Access to Clean Water Amidst Challenges in Mt. Kenya

Originally published on June 17, 2016.

Gladys Kathure and some of her cows grazing on her farm.
Mt. Kenya, located in Meru County, is the highest mountain in Kenya and is home to a wide variety of wildlife. Adjacent to the forest are villages that have co-existed together with the wildlife for decades. However, in recent years, this co-existence has been interrupted by conflict over scarce resources. In search of food, elephant herds often raid and destroy farmers’ field. No match for the powerful, hungry beasts, farmers in this region are adopting to a new kind of farming: livestock.

One such farmer is Gladys Kathure, a widow and mother of four, who now fully relies on rearing cattle, goats and sheep as her only livelihood. But making this transition was not easy. With little to no background in livestock raising, Gladys needed training to maximize her business. She also lacked access to a nearby water source. On a daily basis, she could wake up very early in the morning and walk 11 kilometers to the nearest spring to collect water for her family and water her animals to maintain their health. Productivity of her animals was affected and they could not fetch competitive prices at the market. Thankfully, for Gladys and her cows, this time consuming task wouldn’t be a part of her daily routine forever.

In 2016, with funding from the U.S. Department of Agriculture, Land O’Lakes International Development helped to build a community water point in Mwitune through the Kenya Semi-Arid Enhancement Support (K-SALES) project. The intervention included the construction of a water kiosk and trough, and the formation, registration and training of the Water User Association (WUAs) for the operation and maintenance of the water point. Gladys is now one of 795 farmers who can access the kiosk for clean water for her family and animals. With the water point less than twenty meters from her homestead, this not only saves her time and energy, but also helps to keep her animals fattened and healthy, as they no longer have to make the trek for water.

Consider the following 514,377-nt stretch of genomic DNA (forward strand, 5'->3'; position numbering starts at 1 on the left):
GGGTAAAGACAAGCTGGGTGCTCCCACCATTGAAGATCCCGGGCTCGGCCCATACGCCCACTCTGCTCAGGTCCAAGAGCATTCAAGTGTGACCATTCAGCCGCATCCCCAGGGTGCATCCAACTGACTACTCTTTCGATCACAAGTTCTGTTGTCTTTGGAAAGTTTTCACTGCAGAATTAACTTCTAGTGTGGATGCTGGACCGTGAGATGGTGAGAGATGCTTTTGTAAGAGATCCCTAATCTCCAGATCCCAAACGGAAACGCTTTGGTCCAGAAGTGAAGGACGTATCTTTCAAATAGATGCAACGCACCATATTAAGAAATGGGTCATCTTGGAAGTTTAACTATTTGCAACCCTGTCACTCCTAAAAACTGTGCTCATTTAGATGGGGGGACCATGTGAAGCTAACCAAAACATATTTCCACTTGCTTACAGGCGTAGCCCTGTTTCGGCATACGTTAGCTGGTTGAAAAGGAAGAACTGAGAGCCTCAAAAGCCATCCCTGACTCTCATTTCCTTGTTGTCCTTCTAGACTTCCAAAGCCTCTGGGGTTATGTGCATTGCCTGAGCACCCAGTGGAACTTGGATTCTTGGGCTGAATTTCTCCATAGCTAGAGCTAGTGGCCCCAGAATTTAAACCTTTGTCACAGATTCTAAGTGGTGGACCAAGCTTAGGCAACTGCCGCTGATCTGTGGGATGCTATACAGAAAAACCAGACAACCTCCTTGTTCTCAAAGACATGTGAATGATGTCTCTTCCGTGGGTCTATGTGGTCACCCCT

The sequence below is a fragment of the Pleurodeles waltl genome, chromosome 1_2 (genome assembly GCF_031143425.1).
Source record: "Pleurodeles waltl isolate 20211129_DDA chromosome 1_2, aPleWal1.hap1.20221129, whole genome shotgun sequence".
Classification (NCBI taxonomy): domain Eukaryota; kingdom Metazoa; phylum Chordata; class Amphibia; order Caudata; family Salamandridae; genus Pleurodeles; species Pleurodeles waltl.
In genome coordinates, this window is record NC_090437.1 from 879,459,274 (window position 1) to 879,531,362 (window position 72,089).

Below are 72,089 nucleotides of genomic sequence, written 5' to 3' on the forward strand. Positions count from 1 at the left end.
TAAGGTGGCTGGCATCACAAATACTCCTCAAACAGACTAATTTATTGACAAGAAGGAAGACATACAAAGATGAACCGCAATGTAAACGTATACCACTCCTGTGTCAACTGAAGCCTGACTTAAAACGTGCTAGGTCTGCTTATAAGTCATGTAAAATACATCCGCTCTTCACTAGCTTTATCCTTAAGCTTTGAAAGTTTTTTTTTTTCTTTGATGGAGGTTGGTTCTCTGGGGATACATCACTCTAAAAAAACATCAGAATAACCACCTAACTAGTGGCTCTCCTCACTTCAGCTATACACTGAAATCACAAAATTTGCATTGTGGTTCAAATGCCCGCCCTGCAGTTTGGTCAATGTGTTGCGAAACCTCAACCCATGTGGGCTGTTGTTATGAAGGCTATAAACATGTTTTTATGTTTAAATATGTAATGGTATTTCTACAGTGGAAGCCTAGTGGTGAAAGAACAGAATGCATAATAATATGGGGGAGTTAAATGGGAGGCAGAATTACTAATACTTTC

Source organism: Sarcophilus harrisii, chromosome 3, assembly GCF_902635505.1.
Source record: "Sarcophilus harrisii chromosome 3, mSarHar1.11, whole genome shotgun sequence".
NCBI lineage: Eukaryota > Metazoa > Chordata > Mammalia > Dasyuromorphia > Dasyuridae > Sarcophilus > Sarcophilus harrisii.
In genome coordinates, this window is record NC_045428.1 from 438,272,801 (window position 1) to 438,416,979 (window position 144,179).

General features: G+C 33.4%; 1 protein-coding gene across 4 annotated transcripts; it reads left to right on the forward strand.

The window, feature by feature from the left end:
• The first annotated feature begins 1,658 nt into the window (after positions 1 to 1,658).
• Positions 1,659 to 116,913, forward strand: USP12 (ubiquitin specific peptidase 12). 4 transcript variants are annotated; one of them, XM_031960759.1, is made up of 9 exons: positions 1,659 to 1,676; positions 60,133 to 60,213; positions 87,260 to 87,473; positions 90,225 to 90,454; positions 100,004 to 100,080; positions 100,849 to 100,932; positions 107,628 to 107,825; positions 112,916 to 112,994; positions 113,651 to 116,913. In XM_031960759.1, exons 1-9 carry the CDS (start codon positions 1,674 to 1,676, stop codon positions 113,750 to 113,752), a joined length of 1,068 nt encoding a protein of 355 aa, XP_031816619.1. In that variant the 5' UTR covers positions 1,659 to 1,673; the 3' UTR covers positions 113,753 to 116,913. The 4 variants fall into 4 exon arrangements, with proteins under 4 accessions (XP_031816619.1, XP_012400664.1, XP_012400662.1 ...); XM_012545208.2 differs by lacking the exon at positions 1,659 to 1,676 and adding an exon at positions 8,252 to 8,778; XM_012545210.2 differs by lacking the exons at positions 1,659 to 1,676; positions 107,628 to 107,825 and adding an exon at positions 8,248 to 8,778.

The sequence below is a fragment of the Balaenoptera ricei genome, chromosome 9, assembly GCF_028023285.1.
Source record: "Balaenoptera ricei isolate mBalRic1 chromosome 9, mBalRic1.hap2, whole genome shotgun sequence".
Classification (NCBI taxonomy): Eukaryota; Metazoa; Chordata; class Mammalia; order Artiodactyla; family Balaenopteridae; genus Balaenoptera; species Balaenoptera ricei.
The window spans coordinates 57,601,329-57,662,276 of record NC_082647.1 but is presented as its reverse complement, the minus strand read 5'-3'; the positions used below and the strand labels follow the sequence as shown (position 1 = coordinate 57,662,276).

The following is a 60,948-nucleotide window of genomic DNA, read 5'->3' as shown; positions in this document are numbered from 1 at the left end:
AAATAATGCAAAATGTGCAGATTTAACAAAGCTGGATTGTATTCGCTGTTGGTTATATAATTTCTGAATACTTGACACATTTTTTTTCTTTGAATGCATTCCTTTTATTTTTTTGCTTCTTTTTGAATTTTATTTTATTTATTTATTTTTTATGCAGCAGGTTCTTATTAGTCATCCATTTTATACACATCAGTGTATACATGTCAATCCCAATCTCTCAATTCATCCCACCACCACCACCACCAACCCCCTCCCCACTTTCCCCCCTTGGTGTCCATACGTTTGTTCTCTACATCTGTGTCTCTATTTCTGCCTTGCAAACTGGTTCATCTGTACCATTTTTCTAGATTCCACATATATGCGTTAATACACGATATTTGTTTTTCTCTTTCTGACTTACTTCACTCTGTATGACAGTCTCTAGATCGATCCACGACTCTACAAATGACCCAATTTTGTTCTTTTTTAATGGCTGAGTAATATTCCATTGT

“I am forever indebted to K-SALES for having brought water closer to my farm as it has improved my life,” says Gladys.

In addition to benefitting from the water kiosk, Gladys was among the farmers selected to attend a Livestock Trade Show recently organized by K-SALES. Here, she learned how to better feed, shelter, de-worm and vaccinate her animals for optimal care. These practices, along with closer proximity to water, are making Gladys’ livestock sale value go up by 50 percent. 

With happy animals and newly acquired skills, Gladys’ income covers education and food for her children, and the excess sales go back into the livestock. After five years of maintaining livestock, she is ready to take her business to the next level. 

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